Investigating Early Modern Sleep States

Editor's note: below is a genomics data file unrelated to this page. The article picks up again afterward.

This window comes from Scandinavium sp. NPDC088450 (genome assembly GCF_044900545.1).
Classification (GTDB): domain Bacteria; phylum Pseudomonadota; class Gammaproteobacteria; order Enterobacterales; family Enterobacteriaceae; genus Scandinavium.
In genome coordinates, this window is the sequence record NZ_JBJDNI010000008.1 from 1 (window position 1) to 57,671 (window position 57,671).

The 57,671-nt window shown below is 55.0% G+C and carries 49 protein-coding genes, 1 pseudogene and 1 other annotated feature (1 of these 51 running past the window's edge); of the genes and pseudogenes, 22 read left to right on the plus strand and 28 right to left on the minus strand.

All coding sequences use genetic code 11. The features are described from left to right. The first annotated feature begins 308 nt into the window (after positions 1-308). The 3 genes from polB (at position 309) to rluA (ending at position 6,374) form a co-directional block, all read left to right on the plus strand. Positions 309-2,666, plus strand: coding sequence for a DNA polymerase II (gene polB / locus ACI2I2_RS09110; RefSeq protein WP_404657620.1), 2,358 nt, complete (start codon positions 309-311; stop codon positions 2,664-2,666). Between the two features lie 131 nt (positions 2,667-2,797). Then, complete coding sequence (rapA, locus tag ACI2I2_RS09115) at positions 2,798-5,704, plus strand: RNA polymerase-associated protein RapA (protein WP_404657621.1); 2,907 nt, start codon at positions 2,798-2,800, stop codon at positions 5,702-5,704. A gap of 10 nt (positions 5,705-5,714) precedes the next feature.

Because sleep can encompass a multiplicity of unconscious experiences, representations of the resting body became a major means by which early modern authors confronted these questions of consciousness and the self, as several recent studies have shown. Since sleep blurs epistemological and ontological boundaries, sliding wakefulness into unconsciousness, it provides a way for seemingly divergent concepts such as neoplatonic contemplation and bodily desire to confront each other in gray or comingled ways, as Gillian Knoll has argued about the play Endymion. In certain cases, this divergence can render sleep an agent of paradox, allowing two potentially contradictory stances to be simultaneously true. For the kingly sleeper, as Rebecca Totaro and Benjamin Parris have shown, vigilance and somnolence are both mandatory, as the demands of self-care merge with the care of the state—even as the king’s mortal body affects the level of vigilance he can generate. Garrett Sullivan Jr. points out that sleep both aligns all humans with the vegetative component of the Aristotelian tripartite soul and separates the noble insomniac from the snoozing peasant. While sleep can label or diagnose human statuses, though, it can also invite skepticism about ontology or even selfhood, as Jennifer Lewin has underscored. Building from these ideas, a philosophical approach to sleep can dovetail with an exploration of the ethics of care in the period: the sleep of others can enable kind or unkind behavior toward those vulnerable figures, allowing critics to explore early modern constructions of practical virtue. By juxtaposing conditions of being, in other words, early modern sleep performs like a rhetorical figure that merges, compares, and occasionally separates human positionalities. Whether rhetorical, philosophical, or some combination of the two, most critical approaches to early modern sleep states share the implicit conviction that the sleeping body is deeply networked within its environment, its social encounters with other living things, and what Jane Bennett has called “vibrant matter.” Because sleep states can serve as affective, almost gestural shorthands, representations of such states are often potent signifiers for emotive, ethical, and aesthetic concerns within these wider ecosystemic contexts.